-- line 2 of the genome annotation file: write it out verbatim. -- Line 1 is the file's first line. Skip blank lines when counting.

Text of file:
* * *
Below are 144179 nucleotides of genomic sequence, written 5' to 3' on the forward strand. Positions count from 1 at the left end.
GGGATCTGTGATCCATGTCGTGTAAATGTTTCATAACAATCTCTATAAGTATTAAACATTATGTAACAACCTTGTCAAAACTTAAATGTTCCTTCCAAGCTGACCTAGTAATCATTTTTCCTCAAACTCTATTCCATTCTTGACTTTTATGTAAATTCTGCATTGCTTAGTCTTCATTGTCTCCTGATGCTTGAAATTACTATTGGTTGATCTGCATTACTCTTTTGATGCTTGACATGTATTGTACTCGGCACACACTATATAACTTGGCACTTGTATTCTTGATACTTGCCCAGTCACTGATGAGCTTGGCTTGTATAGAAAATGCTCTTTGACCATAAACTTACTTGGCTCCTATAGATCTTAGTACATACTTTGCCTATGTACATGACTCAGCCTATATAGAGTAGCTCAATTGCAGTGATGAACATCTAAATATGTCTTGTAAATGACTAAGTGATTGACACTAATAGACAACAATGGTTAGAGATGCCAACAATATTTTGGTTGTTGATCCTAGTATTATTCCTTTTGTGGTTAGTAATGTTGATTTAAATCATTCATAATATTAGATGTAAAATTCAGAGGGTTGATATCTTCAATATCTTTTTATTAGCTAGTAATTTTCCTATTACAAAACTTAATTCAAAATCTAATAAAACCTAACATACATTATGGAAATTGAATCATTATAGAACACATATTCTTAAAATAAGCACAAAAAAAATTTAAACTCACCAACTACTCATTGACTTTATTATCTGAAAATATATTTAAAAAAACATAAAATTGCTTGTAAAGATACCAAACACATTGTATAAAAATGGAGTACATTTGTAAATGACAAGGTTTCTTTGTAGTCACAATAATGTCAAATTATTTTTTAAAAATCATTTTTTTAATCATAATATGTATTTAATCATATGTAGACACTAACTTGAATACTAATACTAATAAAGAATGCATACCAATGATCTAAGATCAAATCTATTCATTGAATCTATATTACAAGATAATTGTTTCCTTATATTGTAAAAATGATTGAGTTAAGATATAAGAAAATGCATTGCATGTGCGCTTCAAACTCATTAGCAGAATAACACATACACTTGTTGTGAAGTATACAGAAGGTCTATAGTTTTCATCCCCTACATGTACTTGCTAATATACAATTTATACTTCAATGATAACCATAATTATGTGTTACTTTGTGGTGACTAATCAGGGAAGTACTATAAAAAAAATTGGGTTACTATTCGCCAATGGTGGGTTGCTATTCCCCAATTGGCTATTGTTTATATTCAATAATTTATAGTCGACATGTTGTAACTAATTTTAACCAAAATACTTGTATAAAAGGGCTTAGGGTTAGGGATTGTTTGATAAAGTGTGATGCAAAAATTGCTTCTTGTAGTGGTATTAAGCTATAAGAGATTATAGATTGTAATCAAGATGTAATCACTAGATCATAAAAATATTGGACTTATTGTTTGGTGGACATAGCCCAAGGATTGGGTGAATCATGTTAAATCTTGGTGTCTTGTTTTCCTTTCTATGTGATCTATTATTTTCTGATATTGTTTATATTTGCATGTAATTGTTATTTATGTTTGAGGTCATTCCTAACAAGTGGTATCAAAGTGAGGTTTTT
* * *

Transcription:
GGGATCTGTGATCCATGTCGTGTAAATGTTTCATAACAATCTCTATAAGTATTAAACATTATGTAACAACCTTGTCAAAACTTAAATGTTCCTTCCAAGCTGACCTAGTAATCATTTTTCCTCAAACTCTATTCCATTCTTGACTTTTATGTAAATTCTGCATTGCTTAGTCTTCATTGTCTCCTGATGCTTGAAATTACTATTGGTTGATCTGCATTACTCTTTTGATGCTTGACATGTATTGTACTCGGCACACACTATATAACTTGGCACTTGTATTCTTGATACTTGCCCAGTCACTGATGAGCTTGGCTTGTATAGAAAATGCTCTTTGACCATAAACTTACTTGGCTCCTATAGATCTTAGTACATACTTTGCCTATGTACATGACTCAGCCTATATAGAGTAGCTCAATTGCAGTGATGAACATCTAAATATGTCTTGTAAATGACTAAGTGATTGACACTAATAGACAACAATGGTTAGAGATGCCAACAATATTTTGGTTGTTGATCCTAGTATTATTCCTTTTGTGGTTAGTAATGTTGATTTAAATCATTCATAATATTAGATGTAAAATTCAGAGGGTTGATATCTTCAATATCTTTTTATTAGCTAGTAATTTTCCTATTACAAAACTTAATTCAAAATCTAATAAAACCTAACATACATTATGGAAATTGAATCATTATAGAACACATATTCTTAAAATAAGCACAAAAAAAATTTAAACTCACCAACTACTCATTGACTTTATTATCTGAAAATATATTTAAAAAAACATAAAATTGCTTGTAAAGATACCAAACACATTGTATAAAAATGGAGTACATTTGTAAATGACAAGGTTTCTTTGTAGTCACAATAATGTCAAATTATTTTTTAAAAATCATTTTTTTAATCATAATATGTATTTAATCATATGTAGACACTAACTTGAATACTAATACTAATAAAGAATGCATACCAATGATCTAAGATCAAATCTATTCATTGAATCTATATTACAAGATAATTGTTTCCTTATATTGTAAAAATGATTGAGTTAAGATATAAGAAAATGCATTGCATGTGCGCTTCAAACTCATTAGCAGAATAACACATACACTTGTTGTGAAGTATACAGAAGGTCTATAGTTTTCATCCCCTACATGTACTTGCTAATATACAATTTATACTTCAATGATAACCATAATTATGTGTTACTTTGTGGTGACTAATCAGGGAAGTACTATAAAAAAAATTGGGTTACTATTCGCCAATGGTGGGTTGCTATTCCCCAATTGGCTATTGTTTATATTCAATAATTTATAGTCGACATGTTGTAACTAATTTTAACCAAAATACTTGTATAAAAGGGCTTAGGGTTAGGGATTGTTTGATAAAGTGTGATGCAAAAATTGCTTCTTGTAGTGGTATTAAGCTATAAGAGATTATAGATTGTAATCAAGATGTAATCACTAGATCATAAAAATATTGGACTTATTGTTTGGTGGACATAGCCCAAGGATTGGGTGAATCATGTTAAATCTTGGTGTCTTGTTTTCCTTTCTATGTGATCTATTATTTTCTGATATTGTTTATATTTGCATGTAATTGTTATTTATGTTTGAGGTCATTCCTAACAAGTGGTATCAAAGTGAGGTTTTT